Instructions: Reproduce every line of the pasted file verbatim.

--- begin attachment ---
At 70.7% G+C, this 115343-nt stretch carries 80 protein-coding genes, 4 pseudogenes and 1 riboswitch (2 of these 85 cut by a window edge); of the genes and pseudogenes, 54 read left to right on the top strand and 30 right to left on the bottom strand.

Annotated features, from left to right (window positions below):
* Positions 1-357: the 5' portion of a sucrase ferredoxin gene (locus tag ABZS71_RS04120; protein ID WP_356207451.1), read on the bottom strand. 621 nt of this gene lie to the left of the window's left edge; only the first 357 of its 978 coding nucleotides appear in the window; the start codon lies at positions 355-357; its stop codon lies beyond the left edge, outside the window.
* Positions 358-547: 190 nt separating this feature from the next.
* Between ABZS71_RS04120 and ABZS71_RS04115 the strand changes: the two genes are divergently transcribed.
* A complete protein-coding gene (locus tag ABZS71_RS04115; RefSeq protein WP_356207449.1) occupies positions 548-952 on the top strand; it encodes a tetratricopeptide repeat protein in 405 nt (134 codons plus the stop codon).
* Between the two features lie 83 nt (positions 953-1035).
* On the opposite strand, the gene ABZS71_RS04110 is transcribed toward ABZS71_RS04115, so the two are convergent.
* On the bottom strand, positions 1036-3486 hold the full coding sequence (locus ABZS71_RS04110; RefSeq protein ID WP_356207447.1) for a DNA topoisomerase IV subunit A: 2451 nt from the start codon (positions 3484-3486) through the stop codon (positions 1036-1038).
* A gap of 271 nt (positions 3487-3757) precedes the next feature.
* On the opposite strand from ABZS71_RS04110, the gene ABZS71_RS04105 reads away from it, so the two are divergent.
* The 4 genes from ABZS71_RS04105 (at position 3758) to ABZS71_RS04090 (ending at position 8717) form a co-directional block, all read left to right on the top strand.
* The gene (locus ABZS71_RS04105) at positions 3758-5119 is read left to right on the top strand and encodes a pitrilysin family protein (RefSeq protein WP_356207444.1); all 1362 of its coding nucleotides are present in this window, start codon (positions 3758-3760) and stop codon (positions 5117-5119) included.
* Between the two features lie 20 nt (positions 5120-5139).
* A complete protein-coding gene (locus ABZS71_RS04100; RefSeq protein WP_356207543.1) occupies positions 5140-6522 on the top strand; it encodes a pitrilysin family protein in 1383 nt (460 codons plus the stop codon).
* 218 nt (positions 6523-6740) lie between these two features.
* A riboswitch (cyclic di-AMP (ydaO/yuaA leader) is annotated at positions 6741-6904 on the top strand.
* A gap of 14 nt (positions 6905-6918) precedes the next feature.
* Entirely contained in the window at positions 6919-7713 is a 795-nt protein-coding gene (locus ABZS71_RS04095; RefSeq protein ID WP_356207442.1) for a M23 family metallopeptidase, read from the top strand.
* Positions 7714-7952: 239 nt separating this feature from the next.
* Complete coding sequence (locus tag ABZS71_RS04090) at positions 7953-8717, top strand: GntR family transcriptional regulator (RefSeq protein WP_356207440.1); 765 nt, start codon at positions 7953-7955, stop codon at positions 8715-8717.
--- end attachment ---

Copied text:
At 70.7% G+C, this 115343-nt stretch carries 80 protein-coding genes, 4 pseudogenes and 1 riboswitch (2 of these 85 cut by a window edge); of the genes and pseudogenes, 54 read left to right on the top strand and 30 right to left on the bottom strand.

Annotated features, from left to right (window positions below):
* Positions 1-357: the 5' portion of a sucrase ferredoxin gene (locus tag ABZS71_RS04120; protein ID WP_356207451.1), read on the bottom strand. 621 nt of this gene lie to the left of the window's left edge; only the first 357 of its 978 coding nucleotides appear in the window; the start codon lies at positions 355-357; its stop codon lies beyond the left edge, outside the window.
* Positions 358-547: 190 nt separating this feature from the next.
* Between ABZS71_RS04120 and ABZS71_RS04115 the strand changes: the two genes are divergently transcribed.
* A complete protein-coding gene (locus tag ABZS71_RS04115; RefSeq protein WP_356207449.1) occupies positions 548-952 on the top strand; it encodes a tetratricopeptide repeat protein in 405 nt (134 codons plus the stop codon).
* Between the two features lie 83 nt (positions 953-1035).
* On the opposite strand, the gene ABZS71_RS04110 is transcribed toward ABZS71_RS04115, so the two are convergent.
* On the bottom strand, positions 1036-3486 hold the full coding sequence (locus ABZS71_RS04110; RefSeq protein ID WP_356207447.1) for a DNA topoisomerase IV subunit A: 2451 nt from the start codon (positions 3484-3486) through the stop codon (positions 1036-1038).
* A gap of 271 nt (positions 3487-3757) precedes the next feature.
* On the opposite strand from ABZS71_RS04110, the gene ABZS71_RS04105 reads away from it, so the two are divergent.
* The 4 genes from ABZS71_RS04105 (at position 3758) to ABZS71_RS04090 (ending at position 8717) form a co-directional block, all read left to right on the top strand.
* The gene (locus ABZS71_RS04105) at positions 3758-5119 is read left to right on the top strand and encodes a pitrilysin family protein (RefSeq protein WP_356207444.1); all 1362 of its coding nucleotides are present in this window, start codon (positions 3758-3760) and stop codon (positions 5117-5119) included.
* Between the two features lie 20 nt (positions 5120-5139).
* A complete protein-coding gene (locus ABZS71_RS04100; RefSeq protein WP_356207543.1) occupies positions 5140-6522 on the top strand; it encodes a pitrilysin family protein in 1383 nt (460 codons plus the stop codon).
* 218 nt (positions 6523-6740) lie between these two features.
* A riboswitch (cyclic di-AMP (ydaO/yuaA leader) is annotated at positions 6741-6904 on the top strand.
* A gap of 14 nt (positions 6905-6918) precedes the next feature.
* Entirely contained in the window at positions 6919-7713 is a 795-nt protein-coding gene (locus ABZS71_RS04095; RefSeq protein ID WP_356207442.1) for a M23 family metallopeptidase, read from the top strand.
* Positions 7714-7952: 239 nt separating this feature from the next.
* Complete coding sequence (locus tag ABZS71_RS04090) at positions 7953-8717, top strand: GntR family transcriptional regulator (RefSeq protein WP_356207440.1); 765 nt, start codon at positions 7953-7955, stop codon at positions 8715-8717.